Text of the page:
Here’s a quick summary of each of the four different income-driven repayment plans. Remember, there are pros and cons to each plan and eligibility is different for each of the four plans.
Income-Based Repayment Plan (IBR Plan)
An IBR Plan is a popular alternative to paying your loans back under a standard repayment plan. Your monthly payment is typically either 10 or 15% of your discretionary income.
Discretionary income in an IBR Plan and a PAYE Plan is the difference between your total income and 150% of the poverty guideline based on your family size and home state.
So, if for example, your total annual income is $36,000 and 150% of the poverty line in your state of residence for your family size is $22,000, then your discretionary income for an IBR Plan or a PAYE plan would be $14,000, the difference between the two amounts. That means that your monthly payment would be 10% or 15% of $14,000.
Your IBR Plan monthly payment should not be higher than your payment under the standard repayment plan.
You are eligible for an IBR Plan if you have high debt compared to your income and your loans are:
Direct Subsidized and Unsubsidized Loans;
Subsidized and Unsubsidized Federal Stafford Loans;
All PLUS loans made to students; and
Consolidation loans (Direct or Federal Family Education Loan also known as FFEL) that do not include PLUS loans made to parents.
Under an IBR Plan, your spouse’s income will only be included in your adjusted gross income if you file your tax returns together.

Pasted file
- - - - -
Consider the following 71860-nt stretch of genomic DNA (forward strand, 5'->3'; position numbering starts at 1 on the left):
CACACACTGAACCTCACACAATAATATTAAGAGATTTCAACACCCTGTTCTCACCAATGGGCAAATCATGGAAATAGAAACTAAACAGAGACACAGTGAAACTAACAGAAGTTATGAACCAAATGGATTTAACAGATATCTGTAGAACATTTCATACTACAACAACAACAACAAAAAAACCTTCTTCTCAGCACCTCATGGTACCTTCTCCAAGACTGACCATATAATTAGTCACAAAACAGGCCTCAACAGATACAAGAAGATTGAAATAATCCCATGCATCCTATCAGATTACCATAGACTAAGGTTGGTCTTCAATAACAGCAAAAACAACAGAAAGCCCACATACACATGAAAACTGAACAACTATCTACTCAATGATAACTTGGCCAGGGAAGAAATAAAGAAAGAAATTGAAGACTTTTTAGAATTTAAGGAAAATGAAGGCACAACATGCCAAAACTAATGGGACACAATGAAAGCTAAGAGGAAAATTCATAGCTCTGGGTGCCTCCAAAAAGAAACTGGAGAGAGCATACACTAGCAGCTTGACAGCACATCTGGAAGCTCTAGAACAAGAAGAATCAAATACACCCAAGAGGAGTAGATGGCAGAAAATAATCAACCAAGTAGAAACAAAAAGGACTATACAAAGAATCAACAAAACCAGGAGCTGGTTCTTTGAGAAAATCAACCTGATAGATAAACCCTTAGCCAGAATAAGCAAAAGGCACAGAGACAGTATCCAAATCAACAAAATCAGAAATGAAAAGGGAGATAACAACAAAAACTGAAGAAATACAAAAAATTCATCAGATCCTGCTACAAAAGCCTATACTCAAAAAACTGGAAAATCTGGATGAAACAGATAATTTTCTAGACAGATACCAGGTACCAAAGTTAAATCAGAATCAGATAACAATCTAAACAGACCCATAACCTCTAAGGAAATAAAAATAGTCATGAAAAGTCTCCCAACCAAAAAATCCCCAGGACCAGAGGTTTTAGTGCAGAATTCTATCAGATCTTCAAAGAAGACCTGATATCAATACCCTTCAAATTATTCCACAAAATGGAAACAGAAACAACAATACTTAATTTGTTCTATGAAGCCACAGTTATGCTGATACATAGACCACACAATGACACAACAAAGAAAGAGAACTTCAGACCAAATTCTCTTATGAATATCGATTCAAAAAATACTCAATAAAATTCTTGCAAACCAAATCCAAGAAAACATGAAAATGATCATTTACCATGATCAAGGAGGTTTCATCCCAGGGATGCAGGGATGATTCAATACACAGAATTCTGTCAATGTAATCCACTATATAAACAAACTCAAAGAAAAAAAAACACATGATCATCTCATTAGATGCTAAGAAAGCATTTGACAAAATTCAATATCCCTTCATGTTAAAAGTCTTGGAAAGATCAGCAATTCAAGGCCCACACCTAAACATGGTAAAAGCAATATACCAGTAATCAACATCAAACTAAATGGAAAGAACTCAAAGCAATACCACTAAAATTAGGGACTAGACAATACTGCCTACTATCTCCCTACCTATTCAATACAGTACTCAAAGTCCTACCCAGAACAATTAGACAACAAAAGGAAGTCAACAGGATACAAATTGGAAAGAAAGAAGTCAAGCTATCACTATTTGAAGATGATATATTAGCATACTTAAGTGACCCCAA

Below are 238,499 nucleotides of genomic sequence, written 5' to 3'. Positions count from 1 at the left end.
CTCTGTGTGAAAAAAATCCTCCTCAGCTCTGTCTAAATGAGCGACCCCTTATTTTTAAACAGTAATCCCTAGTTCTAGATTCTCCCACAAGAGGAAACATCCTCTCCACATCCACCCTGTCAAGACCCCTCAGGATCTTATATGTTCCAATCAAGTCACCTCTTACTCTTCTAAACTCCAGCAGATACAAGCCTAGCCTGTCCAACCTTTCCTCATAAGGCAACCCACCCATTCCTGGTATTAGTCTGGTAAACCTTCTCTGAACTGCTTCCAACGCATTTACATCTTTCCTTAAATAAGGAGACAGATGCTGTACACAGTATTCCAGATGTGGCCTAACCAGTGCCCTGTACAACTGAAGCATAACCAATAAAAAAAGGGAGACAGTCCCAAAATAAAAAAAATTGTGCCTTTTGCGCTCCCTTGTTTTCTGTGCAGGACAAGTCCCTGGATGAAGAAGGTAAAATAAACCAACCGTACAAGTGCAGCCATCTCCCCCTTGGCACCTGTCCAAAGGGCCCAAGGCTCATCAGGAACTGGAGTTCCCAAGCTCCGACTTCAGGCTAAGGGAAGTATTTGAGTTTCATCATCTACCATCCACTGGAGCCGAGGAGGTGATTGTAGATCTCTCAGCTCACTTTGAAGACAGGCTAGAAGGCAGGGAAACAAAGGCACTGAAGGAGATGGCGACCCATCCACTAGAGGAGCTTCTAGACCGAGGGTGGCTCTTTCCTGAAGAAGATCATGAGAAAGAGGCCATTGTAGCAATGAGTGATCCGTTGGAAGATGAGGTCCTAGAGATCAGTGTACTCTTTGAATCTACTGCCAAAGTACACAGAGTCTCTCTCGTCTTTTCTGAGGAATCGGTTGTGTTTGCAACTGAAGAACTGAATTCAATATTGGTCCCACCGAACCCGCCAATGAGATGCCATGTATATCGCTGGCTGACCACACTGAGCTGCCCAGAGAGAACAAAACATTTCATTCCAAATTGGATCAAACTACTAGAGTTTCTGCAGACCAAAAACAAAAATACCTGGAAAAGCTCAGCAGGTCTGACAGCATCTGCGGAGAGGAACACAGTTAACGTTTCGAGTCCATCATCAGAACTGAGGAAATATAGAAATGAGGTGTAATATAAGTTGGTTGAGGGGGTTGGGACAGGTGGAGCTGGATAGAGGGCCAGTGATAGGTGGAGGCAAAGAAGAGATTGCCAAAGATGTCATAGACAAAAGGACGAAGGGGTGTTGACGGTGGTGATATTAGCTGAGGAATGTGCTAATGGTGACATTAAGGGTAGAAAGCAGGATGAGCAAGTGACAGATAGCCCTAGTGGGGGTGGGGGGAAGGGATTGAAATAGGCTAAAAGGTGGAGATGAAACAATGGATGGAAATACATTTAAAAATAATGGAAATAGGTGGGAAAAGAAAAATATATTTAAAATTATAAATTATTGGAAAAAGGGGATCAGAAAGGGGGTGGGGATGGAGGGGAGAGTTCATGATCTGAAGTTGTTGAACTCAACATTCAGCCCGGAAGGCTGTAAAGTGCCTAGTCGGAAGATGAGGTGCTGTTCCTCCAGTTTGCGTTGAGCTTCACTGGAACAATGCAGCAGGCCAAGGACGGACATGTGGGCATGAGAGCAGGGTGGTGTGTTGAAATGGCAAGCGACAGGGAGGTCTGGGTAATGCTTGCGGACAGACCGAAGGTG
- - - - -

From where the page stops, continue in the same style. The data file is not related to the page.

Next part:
Revised Pay As You Earn Repayment Plan (REPAYE Plan)
The REPAYE Plan is available to federal student loan borrowers who received:
Direct Subsidized Loans;
Direct Unsubsidized Loans;
Direct PLUS Loans made to students; and
Direct Consolidation loans made to students, not parents.
One of the downsides of a REPAYE Plan is that you may end up paying more in the long run than you would under a standard repayment plan. The bright side is that any outstanding balance or amount remaining on your loan will be forgiven if you haven’t paid your loan off in full after 20 or 25 years. Unfortunately, you may have to pay income tax on the amount that is forgiven at that time.
Your monthly payment under a REPAYE Plan is 10% of your discretionary income and unlike the IBR Plan, it can be more than your monthly payment under the standard repayment plan.
Under a REPAYE Plan, you and your spouse’s income and loan debt will be included, whether you file your taxes jointly or separately.
Pay As You Earn Repayment Plan (PAYE Plan)
The PAYE Plan is specific to Direct loan borrowers that:
Are a new borrower as of October 1, 2007;